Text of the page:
Born in Bahrain in 1982 and raised in the United Arab Emirates. She started her career in media as an assistant to the Executive Producer for a Reality television show in MBC, one of the largest media channels in the Middle East. Upon project completion Alia moved to the United States to pursue her Masters in Film and Digital Media in the University of Central Florida, Orlando Florida. During her stay she directed short films mostly about the Middle East in order to inform people in the United States about the reality in that part of the world. “The Bridge” is her first documentary, which was inspired by her own life in the United States as an Arab, and by the issues she faced.

Interview with filmmaker Carlo Avventi

PUFF talked to Carlo Avventi, writer/director of the film L’Italia ci appartiene, which is among one of the most successful films shown in PUFF 2013.

Carlo is a native Italian who is now residing in Germany teaching in the University of Education, Heidelberg.

PUFF: Apart from being a filmmaker, you also teach  at the University of Education Heidelberg, how do you compare and balance your two lines of work?

Carlo: I have the fortune to teach media and film education, so I see a lot of films, read and write about them and discuss them with my students. This is a great source of  knowledge and inspiration for my own film projects. On the other hand a full-time job at the university leaves you little time for your own films. Although I often suffer from this lack of time in the last few years I found out that this situation has also an advantage: If you spend your evenings, your weekends and your vacations developing a film project you really have to be sure, it’s worth it.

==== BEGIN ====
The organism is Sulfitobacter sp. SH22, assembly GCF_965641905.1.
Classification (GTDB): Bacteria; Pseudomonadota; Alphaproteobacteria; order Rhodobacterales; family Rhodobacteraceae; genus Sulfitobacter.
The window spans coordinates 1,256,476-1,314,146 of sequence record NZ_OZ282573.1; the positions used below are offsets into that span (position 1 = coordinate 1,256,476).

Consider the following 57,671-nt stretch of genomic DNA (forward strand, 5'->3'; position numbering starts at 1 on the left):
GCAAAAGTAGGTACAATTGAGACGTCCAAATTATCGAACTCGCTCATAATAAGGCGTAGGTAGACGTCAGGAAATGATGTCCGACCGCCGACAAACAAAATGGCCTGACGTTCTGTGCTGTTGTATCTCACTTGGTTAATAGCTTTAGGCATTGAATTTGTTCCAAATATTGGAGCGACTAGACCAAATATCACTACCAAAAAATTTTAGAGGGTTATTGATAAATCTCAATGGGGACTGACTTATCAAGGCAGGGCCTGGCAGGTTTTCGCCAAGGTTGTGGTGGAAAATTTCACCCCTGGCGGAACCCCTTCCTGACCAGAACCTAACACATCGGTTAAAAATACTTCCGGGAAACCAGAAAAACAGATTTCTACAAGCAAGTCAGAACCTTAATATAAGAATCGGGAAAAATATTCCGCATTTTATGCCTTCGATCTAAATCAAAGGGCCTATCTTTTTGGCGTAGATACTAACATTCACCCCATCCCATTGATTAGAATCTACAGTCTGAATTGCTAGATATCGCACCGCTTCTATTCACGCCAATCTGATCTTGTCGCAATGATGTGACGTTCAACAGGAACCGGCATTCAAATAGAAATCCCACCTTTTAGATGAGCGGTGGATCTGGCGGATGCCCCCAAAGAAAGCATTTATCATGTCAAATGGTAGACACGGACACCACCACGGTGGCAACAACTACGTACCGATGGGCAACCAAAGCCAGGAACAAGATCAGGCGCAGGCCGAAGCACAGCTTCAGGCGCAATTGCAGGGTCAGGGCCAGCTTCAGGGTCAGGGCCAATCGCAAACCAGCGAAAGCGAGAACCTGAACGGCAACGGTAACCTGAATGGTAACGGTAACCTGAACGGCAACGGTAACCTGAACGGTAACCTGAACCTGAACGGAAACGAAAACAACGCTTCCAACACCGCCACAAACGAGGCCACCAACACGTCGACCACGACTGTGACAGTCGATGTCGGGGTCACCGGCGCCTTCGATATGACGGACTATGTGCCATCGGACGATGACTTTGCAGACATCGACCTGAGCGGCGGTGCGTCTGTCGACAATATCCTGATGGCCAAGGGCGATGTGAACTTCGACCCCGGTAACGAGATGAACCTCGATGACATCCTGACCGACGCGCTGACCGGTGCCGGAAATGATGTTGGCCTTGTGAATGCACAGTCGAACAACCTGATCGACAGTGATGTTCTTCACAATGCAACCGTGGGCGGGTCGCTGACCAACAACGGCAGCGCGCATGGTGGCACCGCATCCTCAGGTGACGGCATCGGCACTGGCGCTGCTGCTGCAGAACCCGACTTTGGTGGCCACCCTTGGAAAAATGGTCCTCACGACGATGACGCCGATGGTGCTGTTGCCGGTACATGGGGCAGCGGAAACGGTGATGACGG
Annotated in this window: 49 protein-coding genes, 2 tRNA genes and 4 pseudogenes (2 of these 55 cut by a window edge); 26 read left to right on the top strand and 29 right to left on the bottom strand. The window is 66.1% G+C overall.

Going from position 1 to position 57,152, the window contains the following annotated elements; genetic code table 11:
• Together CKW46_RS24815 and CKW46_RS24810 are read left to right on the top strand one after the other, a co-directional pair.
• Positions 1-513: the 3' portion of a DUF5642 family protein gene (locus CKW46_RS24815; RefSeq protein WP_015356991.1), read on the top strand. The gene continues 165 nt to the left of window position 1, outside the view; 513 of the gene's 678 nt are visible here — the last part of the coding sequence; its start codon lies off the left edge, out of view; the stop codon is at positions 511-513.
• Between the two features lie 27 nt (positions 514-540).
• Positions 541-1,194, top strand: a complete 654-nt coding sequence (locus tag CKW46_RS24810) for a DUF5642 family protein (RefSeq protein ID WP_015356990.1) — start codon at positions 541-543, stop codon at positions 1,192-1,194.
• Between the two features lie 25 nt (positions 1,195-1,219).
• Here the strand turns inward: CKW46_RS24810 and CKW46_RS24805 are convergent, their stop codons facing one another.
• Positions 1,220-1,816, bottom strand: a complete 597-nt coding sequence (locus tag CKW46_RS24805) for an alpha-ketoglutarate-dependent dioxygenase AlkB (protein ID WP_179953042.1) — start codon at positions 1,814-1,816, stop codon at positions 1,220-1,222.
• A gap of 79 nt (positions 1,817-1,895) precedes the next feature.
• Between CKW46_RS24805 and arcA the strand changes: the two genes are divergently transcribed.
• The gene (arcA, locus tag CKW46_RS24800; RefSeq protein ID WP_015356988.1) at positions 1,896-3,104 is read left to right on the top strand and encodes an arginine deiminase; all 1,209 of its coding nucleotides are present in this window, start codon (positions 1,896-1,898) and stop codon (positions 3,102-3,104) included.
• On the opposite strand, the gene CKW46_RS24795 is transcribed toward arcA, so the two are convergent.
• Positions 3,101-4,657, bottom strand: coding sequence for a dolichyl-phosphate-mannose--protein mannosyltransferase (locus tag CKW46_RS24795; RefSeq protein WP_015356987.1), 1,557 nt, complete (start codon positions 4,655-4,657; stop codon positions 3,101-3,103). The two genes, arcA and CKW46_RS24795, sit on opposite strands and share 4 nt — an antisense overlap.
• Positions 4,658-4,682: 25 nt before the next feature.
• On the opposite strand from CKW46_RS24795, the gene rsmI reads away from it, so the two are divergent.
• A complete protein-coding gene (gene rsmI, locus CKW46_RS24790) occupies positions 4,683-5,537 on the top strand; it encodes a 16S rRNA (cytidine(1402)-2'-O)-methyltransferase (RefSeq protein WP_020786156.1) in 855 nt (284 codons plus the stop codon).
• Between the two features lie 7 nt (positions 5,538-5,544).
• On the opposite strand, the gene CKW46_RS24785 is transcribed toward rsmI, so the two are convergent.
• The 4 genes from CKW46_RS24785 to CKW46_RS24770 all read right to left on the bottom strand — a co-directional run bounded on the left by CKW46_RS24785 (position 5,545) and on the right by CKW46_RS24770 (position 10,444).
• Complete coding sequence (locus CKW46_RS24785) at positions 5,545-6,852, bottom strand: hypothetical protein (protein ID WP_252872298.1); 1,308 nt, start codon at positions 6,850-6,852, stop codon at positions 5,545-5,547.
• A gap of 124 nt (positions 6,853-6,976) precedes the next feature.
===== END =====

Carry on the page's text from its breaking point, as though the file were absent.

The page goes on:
PUFF: L’Italia ci appartiene was your first full length feature film. How was that experience and is that the format you’re going to pursuit in the future?

Carlo: It was a very precious experience. It was my first full length feature film and beside the need to tell this story I also wanted to find out after many short films, how it is to write, direct and produce a feature film by my own. It turned out to be an incredibly enriching human and artistic experience. Human, because I had the privilege to get to know many persons ready to share with me their own and often very personal stories. Artistic, because three weeks of nonstop shooting allows you a deeper immersion into the film. You start living inside the film, approaching the heart of it and seeing clearer what you are doing. This helps you to guide the actors, to compose the pictures, to set up the light…  

PUFF: How were the stories being told in L’Italia ci appartiene came along? Are they real stories that you have collected from people around you through the years?

Carlos: It’s a mix. In the script the stories people should tell to the main character, are all written down. But during the shooting I decided to confront the main actor and myself with new and unknown stories. So I asked my crew to find people that had the desire to tell a story about themselves and their country. Surprisingly a lot of people came to the set. They asked me, if they should tell me in advance, what they were going to say and how they should behave in front of the camera. I just tried to let them feel comfortable and told them that there was no need for a preliminary talk and that once they were ready we would start shooting. Afterwards I learned that most of the stories were true. I think you can feel this authenticity in the film and I believe this element confers to “L’Italia ci appartiene” an added value.